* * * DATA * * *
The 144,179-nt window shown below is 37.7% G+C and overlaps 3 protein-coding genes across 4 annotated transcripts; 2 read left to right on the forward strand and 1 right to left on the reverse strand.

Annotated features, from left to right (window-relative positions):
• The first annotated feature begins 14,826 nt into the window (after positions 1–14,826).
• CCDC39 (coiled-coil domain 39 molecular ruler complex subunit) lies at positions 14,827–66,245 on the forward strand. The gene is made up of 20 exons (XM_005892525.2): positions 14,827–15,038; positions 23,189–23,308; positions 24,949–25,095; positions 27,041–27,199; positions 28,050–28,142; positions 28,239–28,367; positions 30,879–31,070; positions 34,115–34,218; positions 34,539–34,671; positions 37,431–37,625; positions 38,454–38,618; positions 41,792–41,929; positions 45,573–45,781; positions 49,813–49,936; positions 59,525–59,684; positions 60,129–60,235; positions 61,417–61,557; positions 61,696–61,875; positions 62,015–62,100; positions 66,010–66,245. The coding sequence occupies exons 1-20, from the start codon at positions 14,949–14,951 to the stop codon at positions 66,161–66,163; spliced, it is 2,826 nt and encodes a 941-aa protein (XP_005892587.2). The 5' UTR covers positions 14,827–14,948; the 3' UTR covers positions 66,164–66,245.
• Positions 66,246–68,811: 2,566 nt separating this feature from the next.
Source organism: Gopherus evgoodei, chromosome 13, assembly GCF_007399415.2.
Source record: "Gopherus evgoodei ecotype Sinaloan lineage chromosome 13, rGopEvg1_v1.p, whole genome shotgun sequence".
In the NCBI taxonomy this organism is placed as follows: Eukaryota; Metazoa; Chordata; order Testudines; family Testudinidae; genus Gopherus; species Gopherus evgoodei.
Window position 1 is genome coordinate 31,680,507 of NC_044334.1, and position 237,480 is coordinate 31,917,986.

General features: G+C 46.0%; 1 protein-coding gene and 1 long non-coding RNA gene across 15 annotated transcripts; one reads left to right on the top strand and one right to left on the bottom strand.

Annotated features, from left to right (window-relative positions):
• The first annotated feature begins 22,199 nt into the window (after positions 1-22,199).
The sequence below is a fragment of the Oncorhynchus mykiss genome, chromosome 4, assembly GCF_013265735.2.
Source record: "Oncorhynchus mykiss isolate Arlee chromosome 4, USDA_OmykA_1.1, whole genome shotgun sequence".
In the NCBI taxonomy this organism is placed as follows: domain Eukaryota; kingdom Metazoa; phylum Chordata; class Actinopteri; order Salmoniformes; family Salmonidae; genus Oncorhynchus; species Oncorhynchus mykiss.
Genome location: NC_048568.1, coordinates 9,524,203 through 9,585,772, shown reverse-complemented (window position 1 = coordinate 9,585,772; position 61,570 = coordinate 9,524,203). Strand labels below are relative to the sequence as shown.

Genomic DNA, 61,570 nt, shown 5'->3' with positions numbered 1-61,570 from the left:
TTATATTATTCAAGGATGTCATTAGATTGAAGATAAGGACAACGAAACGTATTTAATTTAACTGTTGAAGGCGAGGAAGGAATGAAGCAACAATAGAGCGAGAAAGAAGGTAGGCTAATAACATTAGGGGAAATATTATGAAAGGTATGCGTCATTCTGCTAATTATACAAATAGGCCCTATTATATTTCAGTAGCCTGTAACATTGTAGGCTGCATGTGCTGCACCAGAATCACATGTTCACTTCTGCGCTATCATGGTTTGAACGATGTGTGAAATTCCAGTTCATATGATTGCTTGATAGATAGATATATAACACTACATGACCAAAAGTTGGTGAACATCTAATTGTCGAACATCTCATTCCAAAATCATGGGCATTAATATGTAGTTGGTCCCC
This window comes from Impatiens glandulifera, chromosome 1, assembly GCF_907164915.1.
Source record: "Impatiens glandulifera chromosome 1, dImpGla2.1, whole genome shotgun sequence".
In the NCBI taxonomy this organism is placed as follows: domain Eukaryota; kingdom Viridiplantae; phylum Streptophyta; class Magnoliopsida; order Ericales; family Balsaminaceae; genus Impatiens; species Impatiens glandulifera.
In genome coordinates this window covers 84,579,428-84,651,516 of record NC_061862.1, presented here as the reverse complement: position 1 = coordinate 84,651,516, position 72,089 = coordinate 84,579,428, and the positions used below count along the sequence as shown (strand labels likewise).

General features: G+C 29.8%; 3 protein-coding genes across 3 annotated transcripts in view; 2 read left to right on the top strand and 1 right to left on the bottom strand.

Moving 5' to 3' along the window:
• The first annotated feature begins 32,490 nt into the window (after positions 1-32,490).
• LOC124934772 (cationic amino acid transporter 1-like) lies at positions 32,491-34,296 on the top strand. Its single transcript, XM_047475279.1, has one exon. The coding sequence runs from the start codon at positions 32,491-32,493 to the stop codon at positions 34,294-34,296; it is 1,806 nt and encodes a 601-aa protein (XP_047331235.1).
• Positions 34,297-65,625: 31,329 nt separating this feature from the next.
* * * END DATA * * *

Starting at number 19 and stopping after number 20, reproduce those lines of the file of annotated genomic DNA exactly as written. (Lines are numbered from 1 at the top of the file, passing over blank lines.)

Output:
This window comes from Impatiens glandulifera, chromosome 1, assembly GCF_907164915.1.
Source record: "Impatiens glandulifera chromosome 1, dImpGla2.1, whole genome shotgun sequence".